Health is Wealth
By Julie Neitzel
As we embark on the new year, it is important to set resolutions and goals to which we will direct our energies. The family office team, through dialogue with the family, typically establishes goals focused on wealth management activities such as estate planning, investment allocations and tax-planning strategies, among others.
Oftentimes, the most critical family asset can be overlooked in the goal-setting process: health.
Recent studies have explored the health concerns of the wealthy:
• In a Spectrum study on the issues of ultrahigh net worth (UHNW) individuals, the highest personal concern was the health of spouses (61 percent) and one’s own health
(57 percent). Additionally, 48 percent were worried about spending their final years in a facility while 45 percent worried about having someone to care for them in their advanced age.
• Health concerns (56 percent) took precedence over financial concerns (55 percent) in a Millionaire Corner study of UHNW individuals. However, the study further concluded that while 65 percent of UHNW individuals are actively involved in the day-to-day management of their wealth, far fewer are exercising more, trying to keep weight down or eat healthier foods (7 percent) than were doing so five years ago. This research shares insights into the gap regarding the importance of good health versus the practices that enable it.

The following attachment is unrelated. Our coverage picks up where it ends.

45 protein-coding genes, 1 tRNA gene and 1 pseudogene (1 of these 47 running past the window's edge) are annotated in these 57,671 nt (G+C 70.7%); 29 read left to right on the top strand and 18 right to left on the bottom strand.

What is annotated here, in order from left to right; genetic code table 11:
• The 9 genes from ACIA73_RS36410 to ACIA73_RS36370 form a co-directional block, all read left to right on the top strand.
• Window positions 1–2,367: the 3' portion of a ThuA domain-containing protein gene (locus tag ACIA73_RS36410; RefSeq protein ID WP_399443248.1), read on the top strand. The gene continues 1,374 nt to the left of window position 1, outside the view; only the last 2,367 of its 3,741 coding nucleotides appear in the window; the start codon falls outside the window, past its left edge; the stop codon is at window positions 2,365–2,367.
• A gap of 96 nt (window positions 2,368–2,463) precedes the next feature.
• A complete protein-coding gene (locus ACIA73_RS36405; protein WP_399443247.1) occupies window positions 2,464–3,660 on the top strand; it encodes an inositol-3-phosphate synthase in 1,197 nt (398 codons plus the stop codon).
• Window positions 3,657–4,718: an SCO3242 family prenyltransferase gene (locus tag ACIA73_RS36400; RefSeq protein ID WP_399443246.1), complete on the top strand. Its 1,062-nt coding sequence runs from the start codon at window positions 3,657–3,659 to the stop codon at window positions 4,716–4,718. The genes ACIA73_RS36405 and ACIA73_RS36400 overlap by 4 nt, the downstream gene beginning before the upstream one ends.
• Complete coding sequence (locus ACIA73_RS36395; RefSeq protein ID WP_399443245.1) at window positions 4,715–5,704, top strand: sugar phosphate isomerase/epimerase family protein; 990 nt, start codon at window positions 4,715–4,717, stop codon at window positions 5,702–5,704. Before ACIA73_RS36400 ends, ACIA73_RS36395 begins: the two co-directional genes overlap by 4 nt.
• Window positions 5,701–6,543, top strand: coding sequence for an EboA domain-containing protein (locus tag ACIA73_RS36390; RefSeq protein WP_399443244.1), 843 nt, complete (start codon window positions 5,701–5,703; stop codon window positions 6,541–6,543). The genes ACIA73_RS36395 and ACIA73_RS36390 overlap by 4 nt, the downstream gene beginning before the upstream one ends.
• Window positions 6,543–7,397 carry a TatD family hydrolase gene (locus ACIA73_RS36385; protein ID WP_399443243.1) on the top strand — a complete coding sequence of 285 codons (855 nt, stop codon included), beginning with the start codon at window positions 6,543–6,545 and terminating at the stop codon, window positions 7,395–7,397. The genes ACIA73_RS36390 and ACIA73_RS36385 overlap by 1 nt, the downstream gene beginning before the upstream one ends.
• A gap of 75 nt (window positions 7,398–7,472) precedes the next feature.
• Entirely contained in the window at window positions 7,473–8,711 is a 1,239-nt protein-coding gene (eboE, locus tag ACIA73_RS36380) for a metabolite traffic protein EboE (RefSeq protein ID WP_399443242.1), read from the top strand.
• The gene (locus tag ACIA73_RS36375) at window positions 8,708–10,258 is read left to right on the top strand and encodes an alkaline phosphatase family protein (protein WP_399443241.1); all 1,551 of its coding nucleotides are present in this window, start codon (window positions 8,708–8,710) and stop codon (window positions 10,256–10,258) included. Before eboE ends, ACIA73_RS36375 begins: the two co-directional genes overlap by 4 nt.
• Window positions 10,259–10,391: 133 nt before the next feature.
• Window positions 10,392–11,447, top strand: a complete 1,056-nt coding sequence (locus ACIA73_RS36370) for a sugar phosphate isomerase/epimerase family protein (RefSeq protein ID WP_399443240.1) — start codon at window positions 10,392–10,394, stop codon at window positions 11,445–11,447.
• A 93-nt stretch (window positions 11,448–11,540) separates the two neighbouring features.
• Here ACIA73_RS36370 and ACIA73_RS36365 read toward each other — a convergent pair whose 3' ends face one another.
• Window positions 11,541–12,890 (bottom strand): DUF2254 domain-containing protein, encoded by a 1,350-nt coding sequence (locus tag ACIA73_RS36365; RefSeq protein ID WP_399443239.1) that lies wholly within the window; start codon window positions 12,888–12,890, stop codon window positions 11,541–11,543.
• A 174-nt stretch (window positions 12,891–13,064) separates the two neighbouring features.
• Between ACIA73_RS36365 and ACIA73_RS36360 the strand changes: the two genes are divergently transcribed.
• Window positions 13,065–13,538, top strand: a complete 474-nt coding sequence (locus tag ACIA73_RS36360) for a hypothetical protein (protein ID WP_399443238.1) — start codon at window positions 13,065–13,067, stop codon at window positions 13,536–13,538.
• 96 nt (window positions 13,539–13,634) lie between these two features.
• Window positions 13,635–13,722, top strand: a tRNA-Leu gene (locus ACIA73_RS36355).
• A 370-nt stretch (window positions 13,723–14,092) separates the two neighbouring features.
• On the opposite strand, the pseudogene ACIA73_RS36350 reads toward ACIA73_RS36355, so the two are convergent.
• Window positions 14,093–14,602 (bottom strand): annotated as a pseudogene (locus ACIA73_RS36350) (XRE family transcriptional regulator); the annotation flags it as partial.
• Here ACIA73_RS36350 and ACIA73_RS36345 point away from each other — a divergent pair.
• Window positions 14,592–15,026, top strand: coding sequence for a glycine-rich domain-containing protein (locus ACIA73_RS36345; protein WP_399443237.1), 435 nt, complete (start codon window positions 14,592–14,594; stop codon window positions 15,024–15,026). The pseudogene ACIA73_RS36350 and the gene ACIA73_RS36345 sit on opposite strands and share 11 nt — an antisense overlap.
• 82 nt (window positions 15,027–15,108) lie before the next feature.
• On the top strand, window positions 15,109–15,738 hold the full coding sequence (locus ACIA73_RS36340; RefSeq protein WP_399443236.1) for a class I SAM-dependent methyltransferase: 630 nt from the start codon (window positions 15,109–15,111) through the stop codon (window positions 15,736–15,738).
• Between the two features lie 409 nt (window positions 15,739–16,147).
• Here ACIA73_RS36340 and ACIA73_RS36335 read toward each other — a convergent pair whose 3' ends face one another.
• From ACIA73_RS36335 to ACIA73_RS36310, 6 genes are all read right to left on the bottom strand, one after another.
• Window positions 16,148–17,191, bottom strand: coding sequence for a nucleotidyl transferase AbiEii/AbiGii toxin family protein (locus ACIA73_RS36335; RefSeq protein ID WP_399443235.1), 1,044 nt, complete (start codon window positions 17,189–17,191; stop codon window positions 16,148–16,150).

• In U.S. Trust’s 2015 survey on wealth, the wealthy gave themselves a B-minus in their efforts to maintain good health. The report card ranked various personal health practices such as not smoking (which received an A) and relieving stress management, which received the lowest score of B-minus, among others. Additionally, its 2014 study identified a medical crisis as one of the top five risks to family wealth.
Given the gaps identified in the research between beliefs about family health and actual practice, how can the family office facilitate this area of focus? There are a number of strategies to consider:
• Incorporate the importance of family health into the mission statement.
• Define family health explicitly as an important shared value.
• Develop family and individual practices that support health and well-being, such as daily exercise and health retreats.
• Engage nutrition and health specialists to regularly address and discuss best health practices and strategies for the family.
• Look at health care from a strategic perspective rather than a personal perspective. As my partner Michael Zeuner shared in a recent panel at the Family Wealth Report summit: “If you think about managing your wealth like a well-run company, then you get into things like what is your strategy, your leadership team, what is your succession plan and how do you choose vendors. Health fits in with leadership, succession and talent development.”
Starting from the axiom that investing for health is as important as investing for wealth, consider incorporating personal and family health strategies and goals in the coming year. The family office can facilitate discussions with the family around health practices to enable greater dialogue and family member participation around what is important to the family. Once goals are defined and explicit, track progress and evaluate them at the close of the year, along with the other wealth goals.
Best wishes for a year filled with health, happiness and continued wealth success!
Julie Neitzel is a partner and advisor with WE Family Offices in Miami and a board member of the Miami Finance Forum. Contact her at Julie.Neitzel@wefamilyoffices.com or 305.825.2225.